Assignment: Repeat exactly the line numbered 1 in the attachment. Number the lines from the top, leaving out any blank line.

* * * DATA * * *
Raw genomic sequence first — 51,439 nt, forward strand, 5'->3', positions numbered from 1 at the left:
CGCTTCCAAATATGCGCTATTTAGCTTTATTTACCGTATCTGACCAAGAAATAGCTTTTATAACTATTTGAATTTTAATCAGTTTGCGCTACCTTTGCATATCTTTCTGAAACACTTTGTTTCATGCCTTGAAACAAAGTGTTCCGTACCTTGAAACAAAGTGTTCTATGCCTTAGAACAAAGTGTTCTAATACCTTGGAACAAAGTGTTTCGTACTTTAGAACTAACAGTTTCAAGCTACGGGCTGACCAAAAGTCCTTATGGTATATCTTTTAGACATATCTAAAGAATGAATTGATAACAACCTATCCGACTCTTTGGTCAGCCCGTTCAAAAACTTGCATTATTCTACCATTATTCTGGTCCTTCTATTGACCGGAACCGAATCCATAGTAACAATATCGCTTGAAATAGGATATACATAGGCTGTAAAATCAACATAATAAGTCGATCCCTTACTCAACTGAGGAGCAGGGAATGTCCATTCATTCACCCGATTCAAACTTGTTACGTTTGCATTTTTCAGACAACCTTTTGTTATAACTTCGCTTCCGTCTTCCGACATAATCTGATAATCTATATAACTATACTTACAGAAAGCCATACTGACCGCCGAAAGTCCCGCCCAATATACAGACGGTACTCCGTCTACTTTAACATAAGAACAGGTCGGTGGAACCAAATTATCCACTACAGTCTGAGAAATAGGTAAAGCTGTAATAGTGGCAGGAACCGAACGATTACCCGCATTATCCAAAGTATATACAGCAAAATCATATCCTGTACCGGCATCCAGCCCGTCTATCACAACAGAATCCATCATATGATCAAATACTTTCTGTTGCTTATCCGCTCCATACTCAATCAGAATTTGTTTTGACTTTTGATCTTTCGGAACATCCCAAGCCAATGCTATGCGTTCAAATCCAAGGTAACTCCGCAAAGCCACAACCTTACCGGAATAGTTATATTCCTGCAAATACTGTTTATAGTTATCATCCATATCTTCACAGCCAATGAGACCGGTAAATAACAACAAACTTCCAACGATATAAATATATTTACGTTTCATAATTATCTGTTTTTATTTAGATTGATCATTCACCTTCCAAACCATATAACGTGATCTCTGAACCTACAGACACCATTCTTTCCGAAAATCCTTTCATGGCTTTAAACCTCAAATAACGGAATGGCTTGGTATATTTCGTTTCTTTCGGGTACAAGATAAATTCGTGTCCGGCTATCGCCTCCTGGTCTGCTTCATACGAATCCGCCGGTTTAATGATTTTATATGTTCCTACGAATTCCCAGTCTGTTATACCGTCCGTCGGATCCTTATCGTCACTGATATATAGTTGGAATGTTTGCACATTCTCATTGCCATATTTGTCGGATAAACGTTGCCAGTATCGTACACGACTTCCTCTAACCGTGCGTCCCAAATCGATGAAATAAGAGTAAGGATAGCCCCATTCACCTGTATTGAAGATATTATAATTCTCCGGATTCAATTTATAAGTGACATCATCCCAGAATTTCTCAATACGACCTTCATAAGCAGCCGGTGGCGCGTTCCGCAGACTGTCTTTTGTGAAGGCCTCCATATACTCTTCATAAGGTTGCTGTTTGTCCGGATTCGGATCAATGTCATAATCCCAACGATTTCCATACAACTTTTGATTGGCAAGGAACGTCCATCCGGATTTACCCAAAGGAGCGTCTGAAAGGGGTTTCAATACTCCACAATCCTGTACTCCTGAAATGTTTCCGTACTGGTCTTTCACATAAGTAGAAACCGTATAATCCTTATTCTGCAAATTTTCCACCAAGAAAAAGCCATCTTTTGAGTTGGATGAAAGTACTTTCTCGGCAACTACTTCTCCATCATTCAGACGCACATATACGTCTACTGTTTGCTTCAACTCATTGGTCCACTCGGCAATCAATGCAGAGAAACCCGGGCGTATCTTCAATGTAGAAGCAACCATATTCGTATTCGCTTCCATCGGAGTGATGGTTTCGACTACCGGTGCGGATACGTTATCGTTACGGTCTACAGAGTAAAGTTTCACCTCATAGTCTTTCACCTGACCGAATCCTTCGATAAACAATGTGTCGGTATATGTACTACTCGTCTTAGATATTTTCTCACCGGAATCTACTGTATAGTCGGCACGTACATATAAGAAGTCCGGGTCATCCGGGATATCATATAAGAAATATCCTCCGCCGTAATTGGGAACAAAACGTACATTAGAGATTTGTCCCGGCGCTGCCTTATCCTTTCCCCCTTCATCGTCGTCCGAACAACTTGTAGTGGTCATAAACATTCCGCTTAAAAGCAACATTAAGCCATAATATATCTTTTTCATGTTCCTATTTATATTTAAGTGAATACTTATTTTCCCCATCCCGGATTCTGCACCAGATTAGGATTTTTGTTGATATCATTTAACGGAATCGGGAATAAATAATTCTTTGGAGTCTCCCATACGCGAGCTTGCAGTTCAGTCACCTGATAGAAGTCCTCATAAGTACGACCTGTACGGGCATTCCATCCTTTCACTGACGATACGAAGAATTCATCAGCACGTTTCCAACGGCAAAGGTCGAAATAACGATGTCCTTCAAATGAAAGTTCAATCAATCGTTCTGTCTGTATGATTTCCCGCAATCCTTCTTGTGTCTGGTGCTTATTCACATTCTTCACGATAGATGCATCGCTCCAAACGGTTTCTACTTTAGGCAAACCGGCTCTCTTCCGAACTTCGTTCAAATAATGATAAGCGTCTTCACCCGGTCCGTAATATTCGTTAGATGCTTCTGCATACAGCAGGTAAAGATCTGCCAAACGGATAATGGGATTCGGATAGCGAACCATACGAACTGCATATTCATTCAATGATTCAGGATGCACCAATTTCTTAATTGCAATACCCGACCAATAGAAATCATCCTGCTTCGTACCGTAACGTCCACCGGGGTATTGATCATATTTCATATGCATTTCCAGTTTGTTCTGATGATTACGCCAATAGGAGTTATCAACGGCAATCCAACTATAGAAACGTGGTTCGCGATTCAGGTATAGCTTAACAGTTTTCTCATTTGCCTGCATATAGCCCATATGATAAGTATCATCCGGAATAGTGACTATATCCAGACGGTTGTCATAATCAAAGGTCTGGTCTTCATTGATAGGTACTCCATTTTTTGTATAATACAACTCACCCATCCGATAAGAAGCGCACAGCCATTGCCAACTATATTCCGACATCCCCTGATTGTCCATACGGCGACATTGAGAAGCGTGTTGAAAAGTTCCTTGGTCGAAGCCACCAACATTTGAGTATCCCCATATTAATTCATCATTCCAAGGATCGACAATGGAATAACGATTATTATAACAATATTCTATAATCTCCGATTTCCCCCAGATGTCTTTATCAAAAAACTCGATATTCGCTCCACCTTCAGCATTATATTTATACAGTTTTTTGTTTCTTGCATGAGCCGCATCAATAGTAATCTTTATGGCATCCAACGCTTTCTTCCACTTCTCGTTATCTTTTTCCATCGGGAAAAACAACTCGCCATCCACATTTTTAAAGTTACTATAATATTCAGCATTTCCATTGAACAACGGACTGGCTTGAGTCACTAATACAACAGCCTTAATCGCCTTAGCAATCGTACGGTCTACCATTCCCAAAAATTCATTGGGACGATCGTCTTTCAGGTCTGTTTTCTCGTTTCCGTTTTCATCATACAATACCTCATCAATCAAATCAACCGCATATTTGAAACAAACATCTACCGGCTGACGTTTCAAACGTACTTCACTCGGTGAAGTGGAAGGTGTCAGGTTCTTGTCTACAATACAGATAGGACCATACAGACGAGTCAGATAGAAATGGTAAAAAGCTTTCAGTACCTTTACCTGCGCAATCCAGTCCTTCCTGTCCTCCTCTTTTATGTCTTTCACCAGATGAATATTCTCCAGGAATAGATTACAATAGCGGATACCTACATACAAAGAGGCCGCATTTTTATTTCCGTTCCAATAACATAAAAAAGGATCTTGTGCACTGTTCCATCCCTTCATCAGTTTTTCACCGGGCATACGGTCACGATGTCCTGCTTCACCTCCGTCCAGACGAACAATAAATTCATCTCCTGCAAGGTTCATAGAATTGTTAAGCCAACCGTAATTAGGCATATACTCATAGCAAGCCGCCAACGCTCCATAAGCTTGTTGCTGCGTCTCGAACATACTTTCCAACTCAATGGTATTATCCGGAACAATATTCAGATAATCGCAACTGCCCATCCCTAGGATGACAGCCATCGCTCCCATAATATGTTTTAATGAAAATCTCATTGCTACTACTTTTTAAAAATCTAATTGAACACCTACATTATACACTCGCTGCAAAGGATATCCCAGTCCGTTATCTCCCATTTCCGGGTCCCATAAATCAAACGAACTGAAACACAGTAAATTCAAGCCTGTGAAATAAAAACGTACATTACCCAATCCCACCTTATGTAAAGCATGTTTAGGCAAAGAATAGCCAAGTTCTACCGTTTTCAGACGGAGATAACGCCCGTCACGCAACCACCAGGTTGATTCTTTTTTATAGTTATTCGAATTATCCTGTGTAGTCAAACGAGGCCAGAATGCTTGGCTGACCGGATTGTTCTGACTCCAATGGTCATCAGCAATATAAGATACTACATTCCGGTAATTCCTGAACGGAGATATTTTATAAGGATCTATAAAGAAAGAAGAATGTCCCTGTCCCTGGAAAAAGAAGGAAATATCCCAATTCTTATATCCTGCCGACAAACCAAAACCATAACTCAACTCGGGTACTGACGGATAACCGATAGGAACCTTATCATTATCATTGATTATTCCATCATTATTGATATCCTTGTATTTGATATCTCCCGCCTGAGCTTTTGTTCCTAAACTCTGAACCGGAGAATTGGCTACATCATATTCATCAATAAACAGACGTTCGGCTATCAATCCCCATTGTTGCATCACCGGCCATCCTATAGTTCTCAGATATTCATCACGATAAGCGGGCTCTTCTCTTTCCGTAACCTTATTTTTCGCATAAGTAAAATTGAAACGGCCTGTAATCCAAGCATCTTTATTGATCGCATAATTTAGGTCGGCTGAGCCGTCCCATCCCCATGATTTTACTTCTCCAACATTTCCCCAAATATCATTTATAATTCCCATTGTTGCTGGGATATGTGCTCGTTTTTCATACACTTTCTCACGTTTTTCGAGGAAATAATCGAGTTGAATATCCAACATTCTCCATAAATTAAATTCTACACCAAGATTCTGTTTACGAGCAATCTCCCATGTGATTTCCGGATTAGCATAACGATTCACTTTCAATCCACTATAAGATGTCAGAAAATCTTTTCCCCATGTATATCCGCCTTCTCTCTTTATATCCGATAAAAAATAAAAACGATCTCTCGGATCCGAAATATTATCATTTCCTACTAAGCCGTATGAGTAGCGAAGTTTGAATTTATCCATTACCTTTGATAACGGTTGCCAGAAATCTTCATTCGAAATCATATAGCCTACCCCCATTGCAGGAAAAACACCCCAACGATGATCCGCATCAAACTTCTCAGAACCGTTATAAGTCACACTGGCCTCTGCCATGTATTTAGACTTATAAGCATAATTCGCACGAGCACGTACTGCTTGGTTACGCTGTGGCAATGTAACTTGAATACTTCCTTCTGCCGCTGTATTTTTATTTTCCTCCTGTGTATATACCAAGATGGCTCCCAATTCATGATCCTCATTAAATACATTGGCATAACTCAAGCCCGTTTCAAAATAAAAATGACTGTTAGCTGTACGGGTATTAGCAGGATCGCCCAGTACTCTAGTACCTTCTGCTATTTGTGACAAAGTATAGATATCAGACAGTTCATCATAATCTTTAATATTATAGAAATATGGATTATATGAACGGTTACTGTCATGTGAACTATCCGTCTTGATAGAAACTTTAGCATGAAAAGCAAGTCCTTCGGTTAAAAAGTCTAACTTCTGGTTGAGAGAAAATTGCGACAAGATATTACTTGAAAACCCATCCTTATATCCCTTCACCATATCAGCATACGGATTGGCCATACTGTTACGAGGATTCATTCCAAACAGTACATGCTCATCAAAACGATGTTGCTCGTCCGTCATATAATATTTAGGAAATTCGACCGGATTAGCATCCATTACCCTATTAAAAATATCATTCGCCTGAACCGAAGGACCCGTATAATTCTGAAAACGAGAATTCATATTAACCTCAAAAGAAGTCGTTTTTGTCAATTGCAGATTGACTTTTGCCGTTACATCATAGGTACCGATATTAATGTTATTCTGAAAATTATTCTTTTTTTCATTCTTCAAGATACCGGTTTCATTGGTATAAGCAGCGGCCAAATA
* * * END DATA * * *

Raw genomic sequence first — 51,439 nt, forward strand, 5'->3', positions numbered from 1 at the left: